Not surprisingly, for Ibn ‘Arabî the process of true spiritual understanding and interpretation of Scripture or other forms of revelation requires a very similar kind of preparedness and receptivity of the heart, even if that process is far more common and familiar. Thus somewhat later in the same chapter 2 (II, 73-75), in a discussion of how one should properly go about discovering the intended meanings of apparently “obscure” or anthropomorphic expressions in revealed Scripture, Ibn ‘Arabî again stresses the indispensable role of the heart in the practical methods adopted by the “people of unveiling and realization” for understanding such problematic or mysterious divine sayings:

We empty our hearts of reflective thinking, and we sit together with God (al-Haqq) on the carpet of adab and spiritual attentiveness (murâqaba) and presence and readiness to receive whatever comes to us from Him – so that it is God who takes care of teaching us by means of unveiling and spiritual realization. So when they have focused their hearts and their spiritual aspirations (himam) on God and have truly taken refuge with Him – giving up any reliance on the claims of reflection and investigation and intellectual results – then their hearts are purified and open. Once they have this inner receptivity, God manifests Himself to them, teaching them and informing them through the direct vision of the inner meanings of those (obscure scriptural) words and reports, in a single instant. This is one of the kinds of spiritual “unveiling….

(Through it) they limit (the meanings of these scriptural or prophetic expressions) to what (God) actually intended by them – even if that very same expression occurs in another report (with an entirely different intended meaning). For there (these identical words) have another meaning, among those sacred dimensions of meaning, which is specified in that specific act of witnessing.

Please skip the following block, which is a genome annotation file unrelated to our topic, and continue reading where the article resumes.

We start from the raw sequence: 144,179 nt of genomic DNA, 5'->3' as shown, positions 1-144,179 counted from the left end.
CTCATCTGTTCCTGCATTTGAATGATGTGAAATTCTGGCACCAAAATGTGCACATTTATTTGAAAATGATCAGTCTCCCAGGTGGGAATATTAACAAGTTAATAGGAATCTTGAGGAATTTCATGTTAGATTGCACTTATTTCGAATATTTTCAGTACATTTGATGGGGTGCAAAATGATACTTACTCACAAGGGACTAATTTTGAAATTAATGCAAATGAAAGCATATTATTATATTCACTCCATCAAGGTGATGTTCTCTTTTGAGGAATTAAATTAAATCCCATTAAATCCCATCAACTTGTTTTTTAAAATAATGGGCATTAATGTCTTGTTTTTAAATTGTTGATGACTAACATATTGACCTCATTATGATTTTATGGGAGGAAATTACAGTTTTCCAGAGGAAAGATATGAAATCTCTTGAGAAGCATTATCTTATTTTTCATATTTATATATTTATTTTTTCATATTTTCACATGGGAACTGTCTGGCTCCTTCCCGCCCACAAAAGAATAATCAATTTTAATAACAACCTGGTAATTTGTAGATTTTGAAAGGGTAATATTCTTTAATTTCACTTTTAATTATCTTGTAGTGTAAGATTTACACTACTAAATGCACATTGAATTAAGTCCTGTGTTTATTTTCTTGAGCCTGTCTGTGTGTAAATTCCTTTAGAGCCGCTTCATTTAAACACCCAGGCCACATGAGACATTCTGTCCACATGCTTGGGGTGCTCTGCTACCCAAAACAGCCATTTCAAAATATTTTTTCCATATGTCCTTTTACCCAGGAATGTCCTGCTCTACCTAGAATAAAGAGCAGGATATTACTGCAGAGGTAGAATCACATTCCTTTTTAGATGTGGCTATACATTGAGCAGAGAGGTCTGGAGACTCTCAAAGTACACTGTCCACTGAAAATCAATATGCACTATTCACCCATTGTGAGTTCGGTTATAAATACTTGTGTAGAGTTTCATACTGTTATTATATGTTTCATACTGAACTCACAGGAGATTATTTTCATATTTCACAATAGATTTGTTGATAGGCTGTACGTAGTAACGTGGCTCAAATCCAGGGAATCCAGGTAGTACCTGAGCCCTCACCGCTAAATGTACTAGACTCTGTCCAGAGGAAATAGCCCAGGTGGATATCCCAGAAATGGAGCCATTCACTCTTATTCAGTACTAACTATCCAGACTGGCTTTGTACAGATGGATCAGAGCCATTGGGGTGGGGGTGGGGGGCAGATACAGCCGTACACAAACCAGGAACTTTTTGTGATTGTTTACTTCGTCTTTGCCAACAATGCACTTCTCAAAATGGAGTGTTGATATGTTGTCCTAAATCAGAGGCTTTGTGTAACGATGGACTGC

You should know that the heart is a polished mirror, that all of it is a face, and that it never rusts. For if it has been said to ‘rust’ (as in the famous hadith that ‘hearts rust like iron…’)…, that expression only refers to when the heart becomes connected and preoccupied with (seeking) knowledge of worldly matters (asbâb), and thereby distracted from its knowing of and through God. In that case its connection with what is other than God does obscure the face of the heart, because it prevents God’s Self-manifestations (or ‘theophanies’: tajalliyât) from reaching the heart. Because the divine Presence is continually manifesting Itself, and one could not imagine any ‘veil’ for that Self-manifestation. But when this heart fails to receive that Manifestation in the prescribed and praiseworthy way, because it has received something other than God instead, then that receiving of something else is what is referred to as the ‘rust’ and ‘veils’ and ‘lock’ and ‘blindness’ and the like (mentioned in the Qur’anic verses on the heart).

“For the hearts are eternally and unceasingly, by their very primordial nature, polished and pure and resplendent (mirrors of God). Therefore every heart in which the Presence of God is manifest insofar as the Theophany of the divine Essence (al-tajalli al-dhâtî), or (what the mystics call) ‘the Red Ruby’: that is the heart of the perfected human being, the (true) Knower (of and with God), the (pure) contemplator (of God) – and there is no other theophany higher than that. Beneath that is the theophany of the divine Attributes (in which the heart immediately grasps and comes to know the various divine “Names” manifest in its experience). And beneath both of those (higher levels of theophany) is the theophany of the divine Activities – but (in which those actions are) still perceived as being the Presence of God. As for anyone who does not (perceive all the happenings of their experience) as Self-manifestations flowing from the Presence of God, that is the heart of a person who is heedless of God, banished from the proximity of God.”

The unfolding discussions of the heart scattered throughout the rest of the Futûhât are essentially a vast phenomenological amplification of what Ibn ‘Arabî has summarized here, designed to bring out the essential connections or “correspondences” (munâsabât) between the underlying Realities of these divine “Names” and “Activities” and their actual exemplifications in each reader’s own experience – and thereby to initiate the transforming movement from “heedlessness” to the heart’s innate “knowing” and spiritual perfection. While those more phenomenological sections are usually easier reading, the individual experiences they point to and presuppose are another matter.